First, let us assume that Martin–as a successful science fiction writer–is also well-read in the genre. Second, note that Martin has a tendency to reference other works within his own. This page, for instance, details references to everything from The Three Stooges and Blackadder to Jack Vance and Robert Jordan that can be found within the pages of A Song of Ice and Fire, many of which have been confirmed by Martin himself.

Given that, it seems likely that Martin–whether consciously or not–might also reference classic works of sci-fi in his fantasy work.

Read the rest of this entry »

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Hemingway App Review

June 8th, 2015 by Steve

hemingway-app

Hemingway App is a new program designed to help in the editing process. It let’s edit your text down to something lean, mean and easy to read. It lets you know when your sentences are getting difficult to read, when you’re using a complex phrase that could be worded more simply, when you’re using too many adverbs, and when you’re using the passive voice. It counts you words and your sentences, and gives you guideline targets for adverbs and passive voice.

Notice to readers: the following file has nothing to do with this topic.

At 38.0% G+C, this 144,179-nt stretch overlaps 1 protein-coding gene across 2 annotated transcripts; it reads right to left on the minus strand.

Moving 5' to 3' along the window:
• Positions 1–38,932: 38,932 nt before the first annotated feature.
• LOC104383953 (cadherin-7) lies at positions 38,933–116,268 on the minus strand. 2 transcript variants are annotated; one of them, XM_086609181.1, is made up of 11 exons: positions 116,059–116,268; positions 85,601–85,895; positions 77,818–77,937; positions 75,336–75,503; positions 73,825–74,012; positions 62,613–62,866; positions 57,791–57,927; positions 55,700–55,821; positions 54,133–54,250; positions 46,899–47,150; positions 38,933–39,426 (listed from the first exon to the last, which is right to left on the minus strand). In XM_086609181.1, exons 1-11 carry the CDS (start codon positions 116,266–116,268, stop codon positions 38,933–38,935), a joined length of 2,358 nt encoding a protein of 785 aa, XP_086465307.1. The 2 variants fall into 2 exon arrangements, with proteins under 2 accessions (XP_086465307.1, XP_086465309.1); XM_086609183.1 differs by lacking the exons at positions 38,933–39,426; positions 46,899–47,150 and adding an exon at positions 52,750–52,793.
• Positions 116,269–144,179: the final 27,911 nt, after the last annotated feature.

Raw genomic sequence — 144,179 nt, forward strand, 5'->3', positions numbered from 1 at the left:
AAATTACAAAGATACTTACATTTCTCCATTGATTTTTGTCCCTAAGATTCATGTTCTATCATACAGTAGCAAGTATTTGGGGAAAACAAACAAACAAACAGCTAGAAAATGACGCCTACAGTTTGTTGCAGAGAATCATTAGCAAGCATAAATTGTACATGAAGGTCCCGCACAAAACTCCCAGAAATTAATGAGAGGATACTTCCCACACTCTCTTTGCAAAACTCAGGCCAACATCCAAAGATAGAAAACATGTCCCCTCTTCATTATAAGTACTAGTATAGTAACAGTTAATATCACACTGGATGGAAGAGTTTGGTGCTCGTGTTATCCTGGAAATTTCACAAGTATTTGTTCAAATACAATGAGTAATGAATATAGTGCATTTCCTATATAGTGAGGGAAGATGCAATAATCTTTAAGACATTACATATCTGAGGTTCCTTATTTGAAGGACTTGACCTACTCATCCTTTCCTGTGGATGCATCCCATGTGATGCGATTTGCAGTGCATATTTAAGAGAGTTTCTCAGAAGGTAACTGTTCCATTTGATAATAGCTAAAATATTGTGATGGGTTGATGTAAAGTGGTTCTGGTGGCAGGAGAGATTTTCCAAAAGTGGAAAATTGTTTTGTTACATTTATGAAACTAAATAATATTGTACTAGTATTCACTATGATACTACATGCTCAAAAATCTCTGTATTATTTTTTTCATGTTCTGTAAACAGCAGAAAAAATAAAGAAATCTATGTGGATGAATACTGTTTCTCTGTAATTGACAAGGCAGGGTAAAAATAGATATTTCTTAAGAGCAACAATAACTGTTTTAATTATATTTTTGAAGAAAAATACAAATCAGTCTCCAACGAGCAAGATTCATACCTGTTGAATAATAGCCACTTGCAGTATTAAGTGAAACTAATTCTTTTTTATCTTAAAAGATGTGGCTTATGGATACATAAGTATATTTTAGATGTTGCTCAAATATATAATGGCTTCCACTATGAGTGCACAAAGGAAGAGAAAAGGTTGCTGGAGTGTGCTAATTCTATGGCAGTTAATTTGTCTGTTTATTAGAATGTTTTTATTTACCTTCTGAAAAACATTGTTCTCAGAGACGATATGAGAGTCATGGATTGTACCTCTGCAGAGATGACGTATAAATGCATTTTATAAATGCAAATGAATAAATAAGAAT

It also gives you a readability grade. Lower is better. A score of Grade 5 literally means someone would need a Grade 5 education to get their head around what you wrote.

For a point of reference, I put some Jean Jacques Rousseau into Hemingway App. I loathed having to read Rousseau at university, and the app backed me up, giving Rousseau a Grade 19 (Poor) readability. It rated every sentence very hard to read.

For contrast, I popped in some lines from Earnest Hemingway’s short Hills Like White Elephants. As one would hope, he hit it out of the park.

Readability: Grade 1 (Good)

  • 0 of 10 sentences are hard to read.
  • 0 of 10 sentences are very hard to read.
  • 0 phrases have simpler alternatives.
  • 0 adverbs. Well done.
  • 0 uses of passive voice.

Good on you, Mr. Hemingway. Apparently, you have quite the future ahead of you.

To see how I might fare, I put in one of my short stories and let the app analyze it.